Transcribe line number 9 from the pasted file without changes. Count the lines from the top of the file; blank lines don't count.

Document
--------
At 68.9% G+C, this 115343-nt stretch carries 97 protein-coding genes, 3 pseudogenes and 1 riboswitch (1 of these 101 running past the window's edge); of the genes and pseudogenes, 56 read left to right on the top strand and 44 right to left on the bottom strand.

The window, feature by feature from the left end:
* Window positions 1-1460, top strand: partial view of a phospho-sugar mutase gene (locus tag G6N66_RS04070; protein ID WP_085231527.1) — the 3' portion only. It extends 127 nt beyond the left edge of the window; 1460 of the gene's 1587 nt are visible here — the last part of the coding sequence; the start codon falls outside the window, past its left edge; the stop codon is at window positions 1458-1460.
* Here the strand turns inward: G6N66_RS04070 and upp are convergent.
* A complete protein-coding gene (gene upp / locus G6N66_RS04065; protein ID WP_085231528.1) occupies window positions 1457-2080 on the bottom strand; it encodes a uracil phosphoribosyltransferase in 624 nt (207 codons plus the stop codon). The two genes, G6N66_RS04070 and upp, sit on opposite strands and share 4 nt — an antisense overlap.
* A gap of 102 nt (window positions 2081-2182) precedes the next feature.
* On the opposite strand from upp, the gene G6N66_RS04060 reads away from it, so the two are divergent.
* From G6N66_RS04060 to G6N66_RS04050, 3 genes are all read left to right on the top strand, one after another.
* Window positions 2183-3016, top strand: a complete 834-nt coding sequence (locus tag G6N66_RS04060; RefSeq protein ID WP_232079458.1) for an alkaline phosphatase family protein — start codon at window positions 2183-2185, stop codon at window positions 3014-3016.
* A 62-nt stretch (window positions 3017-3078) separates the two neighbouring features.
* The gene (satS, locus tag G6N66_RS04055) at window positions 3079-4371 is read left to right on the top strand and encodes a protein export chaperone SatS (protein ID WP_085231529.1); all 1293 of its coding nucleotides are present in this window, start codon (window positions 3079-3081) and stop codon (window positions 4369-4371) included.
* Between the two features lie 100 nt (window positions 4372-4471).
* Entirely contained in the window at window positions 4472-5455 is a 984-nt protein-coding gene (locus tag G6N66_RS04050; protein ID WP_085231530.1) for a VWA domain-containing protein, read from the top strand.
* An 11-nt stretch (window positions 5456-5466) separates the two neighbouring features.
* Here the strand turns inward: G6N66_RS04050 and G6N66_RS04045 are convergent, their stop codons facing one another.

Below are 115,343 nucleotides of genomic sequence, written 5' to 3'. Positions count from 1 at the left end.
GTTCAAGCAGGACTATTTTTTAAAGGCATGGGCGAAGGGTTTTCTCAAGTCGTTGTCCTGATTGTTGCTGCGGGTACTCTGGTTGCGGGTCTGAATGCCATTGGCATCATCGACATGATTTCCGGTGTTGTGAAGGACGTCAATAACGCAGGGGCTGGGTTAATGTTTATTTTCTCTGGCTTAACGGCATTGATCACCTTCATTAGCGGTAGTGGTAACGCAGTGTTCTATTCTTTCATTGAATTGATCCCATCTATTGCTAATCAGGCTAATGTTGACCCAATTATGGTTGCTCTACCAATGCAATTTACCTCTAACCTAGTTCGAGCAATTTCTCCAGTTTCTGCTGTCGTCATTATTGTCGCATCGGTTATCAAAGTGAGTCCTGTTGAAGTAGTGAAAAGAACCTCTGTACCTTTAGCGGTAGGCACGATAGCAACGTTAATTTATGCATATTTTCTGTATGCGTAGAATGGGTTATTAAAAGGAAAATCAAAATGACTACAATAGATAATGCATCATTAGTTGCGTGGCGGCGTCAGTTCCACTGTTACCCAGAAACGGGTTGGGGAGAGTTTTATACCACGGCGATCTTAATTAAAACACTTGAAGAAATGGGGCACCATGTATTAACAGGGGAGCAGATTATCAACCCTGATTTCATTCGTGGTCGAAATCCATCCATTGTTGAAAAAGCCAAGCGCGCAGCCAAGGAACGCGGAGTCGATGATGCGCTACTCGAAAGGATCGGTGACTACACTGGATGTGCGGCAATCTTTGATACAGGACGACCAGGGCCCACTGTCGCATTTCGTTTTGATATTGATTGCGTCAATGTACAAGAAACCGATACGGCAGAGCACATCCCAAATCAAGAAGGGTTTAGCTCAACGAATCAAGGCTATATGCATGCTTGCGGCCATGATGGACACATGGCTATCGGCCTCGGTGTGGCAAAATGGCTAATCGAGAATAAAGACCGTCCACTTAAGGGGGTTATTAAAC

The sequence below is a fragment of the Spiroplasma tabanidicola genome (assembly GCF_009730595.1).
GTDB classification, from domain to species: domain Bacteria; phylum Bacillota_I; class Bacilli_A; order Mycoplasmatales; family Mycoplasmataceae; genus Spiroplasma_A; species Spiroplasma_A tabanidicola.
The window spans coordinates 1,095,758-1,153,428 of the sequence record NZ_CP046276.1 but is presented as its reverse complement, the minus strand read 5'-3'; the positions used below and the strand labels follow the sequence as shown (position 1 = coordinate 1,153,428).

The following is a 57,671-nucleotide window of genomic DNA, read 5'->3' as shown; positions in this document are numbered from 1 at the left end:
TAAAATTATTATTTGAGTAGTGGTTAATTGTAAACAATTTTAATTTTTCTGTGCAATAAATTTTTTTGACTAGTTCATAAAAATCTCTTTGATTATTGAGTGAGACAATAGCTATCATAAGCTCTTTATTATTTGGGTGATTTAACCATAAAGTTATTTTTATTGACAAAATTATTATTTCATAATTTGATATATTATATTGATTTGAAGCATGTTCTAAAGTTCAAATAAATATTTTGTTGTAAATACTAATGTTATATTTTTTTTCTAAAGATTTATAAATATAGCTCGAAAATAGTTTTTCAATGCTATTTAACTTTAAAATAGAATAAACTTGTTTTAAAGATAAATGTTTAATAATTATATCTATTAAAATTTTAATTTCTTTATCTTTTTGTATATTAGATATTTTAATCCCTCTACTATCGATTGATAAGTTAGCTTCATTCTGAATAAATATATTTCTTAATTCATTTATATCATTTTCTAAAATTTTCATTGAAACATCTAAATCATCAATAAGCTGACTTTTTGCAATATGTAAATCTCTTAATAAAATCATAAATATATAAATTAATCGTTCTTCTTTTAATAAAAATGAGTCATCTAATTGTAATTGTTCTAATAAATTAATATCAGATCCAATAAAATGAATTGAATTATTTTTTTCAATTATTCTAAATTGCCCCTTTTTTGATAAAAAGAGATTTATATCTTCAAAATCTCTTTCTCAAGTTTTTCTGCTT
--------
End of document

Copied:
* Window positions 2183-3016, top strand: a complete 834-nt coding sequence (locus tag G6N66_RS04060; RefSeq protein ID WP_232079458.1) for an alkaline phosphatase family protein — start codon at window positions 2183-2185, stop codon at window positions 3014-3016.